It was undoubtedly the tensest brunch ever. Each of the 110 Johns Hopkins medical students had an envelope with their future inside. And they weren’t allowed to open it until noon. Until then, they drank champagne and stared at a breakfast they were too nervous to eat.
There’s nothing else quite like Match Day, the moment when all the nation’s medical students find out — at the exact same time! — where they’ll be doing their residencies, and in what specialty. Months before the big day, students rank their preferred programs, judging each by various criteria: do they want to live in California? Do they want to work at a top-notch hospital? Where is the best endocrinology program in the country, anyway? After an anxious series of interviews, each program also ranks students. Then a mysteriously omniscient computer algorithm sorts it all out, placing students in programs that they asked for, but that also want them… thus determining a huge chunk of their future.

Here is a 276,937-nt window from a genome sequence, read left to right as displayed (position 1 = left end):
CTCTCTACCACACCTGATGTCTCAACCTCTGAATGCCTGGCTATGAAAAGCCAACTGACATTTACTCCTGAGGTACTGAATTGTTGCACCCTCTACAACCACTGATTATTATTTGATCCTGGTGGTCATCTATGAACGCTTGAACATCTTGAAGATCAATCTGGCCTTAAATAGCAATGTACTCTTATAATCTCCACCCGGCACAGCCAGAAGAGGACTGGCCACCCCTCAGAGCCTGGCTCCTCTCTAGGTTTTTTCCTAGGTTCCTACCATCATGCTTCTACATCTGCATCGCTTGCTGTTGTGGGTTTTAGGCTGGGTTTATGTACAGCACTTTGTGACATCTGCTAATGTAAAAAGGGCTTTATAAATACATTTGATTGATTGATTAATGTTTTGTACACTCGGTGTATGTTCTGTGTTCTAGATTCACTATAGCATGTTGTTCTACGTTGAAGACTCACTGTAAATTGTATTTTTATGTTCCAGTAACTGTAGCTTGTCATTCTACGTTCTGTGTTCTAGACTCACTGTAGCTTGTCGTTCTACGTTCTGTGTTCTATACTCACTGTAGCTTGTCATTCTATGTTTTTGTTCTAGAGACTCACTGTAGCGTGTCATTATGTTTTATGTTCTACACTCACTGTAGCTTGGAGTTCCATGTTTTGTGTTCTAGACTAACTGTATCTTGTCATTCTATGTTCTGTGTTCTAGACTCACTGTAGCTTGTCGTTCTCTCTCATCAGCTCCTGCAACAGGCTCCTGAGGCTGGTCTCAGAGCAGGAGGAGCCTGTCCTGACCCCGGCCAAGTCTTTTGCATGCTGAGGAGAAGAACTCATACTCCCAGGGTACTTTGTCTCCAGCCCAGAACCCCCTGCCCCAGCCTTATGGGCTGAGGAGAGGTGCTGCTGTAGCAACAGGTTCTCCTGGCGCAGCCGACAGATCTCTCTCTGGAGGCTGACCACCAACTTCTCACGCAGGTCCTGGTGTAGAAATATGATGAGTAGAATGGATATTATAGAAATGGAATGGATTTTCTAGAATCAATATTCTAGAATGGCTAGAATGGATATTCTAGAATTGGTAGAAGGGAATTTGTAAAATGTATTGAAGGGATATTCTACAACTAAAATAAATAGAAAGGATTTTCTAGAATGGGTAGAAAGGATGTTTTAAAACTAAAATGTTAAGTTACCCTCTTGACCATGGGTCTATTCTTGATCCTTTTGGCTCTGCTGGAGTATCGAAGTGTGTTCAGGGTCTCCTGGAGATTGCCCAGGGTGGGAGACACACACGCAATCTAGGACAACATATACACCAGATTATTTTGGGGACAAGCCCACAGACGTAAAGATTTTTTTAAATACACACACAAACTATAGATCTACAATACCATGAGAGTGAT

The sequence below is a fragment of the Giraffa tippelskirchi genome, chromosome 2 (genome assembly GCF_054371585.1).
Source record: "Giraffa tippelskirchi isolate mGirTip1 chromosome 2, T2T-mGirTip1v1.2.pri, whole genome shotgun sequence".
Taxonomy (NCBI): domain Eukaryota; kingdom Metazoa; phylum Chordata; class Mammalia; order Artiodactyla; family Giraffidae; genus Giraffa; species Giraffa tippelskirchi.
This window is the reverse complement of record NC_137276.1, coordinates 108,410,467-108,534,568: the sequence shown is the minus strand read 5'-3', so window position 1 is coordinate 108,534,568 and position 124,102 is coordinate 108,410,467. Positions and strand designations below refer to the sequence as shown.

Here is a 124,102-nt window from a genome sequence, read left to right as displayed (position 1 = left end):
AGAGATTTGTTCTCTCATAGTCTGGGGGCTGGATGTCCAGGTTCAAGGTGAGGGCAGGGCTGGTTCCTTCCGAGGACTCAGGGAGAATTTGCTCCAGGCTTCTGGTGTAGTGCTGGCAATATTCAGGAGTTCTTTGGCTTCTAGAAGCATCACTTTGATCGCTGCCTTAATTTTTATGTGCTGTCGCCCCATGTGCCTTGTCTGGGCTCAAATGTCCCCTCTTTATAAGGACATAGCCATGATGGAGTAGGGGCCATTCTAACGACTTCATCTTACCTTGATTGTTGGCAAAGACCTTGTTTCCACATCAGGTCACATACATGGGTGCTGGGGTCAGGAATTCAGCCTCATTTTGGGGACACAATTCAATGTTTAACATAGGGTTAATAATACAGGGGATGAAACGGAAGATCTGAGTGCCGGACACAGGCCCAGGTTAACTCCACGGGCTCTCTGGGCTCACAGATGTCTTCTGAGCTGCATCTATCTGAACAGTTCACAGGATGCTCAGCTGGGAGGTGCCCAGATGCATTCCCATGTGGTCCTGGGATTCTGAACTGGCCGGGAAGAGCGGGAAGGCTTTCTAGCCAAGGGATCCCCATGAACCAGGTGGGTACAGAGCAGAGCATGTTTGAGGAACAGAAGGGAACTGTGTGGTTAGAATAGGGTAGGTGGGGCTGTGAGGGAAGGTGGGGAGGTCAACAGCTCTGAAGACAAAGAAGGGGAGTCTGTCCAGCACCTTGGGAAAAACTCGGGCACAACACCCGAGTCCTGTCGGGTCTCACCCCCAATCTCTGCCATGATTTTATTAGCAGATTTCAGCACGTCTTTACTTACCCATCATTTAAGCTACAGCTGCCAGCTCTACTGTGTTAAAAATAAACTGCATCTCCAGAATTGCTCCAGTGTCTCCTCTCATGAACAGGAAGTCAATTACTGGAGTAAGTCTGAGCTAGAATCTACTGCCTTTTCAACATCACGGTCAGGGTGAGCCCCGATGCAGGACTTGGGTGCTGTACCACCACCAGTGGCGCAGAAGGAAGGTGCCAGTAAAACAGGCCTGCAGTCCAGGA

Each school has its own tradition for the big day. While Hopkins opted for champagne and a big 1-2-3-OPEN! moment, the University of Maryland had students parade across the stage in random order to receive their much-anticipated envelope. (Feeling sorry for the last person? Don’t. Each med student put a couple dollars in a special container that goes to the last-called person. You should feel sorry for the second-to-last person.)
At Johns Hopkins, the big news was the shift away from internal medicine residencies — only 13 students applied for these spots this year, less than half as many as last year (27) and the year before that (33). This year saw more applications for pediatrics (15, compared to last year’s 10).
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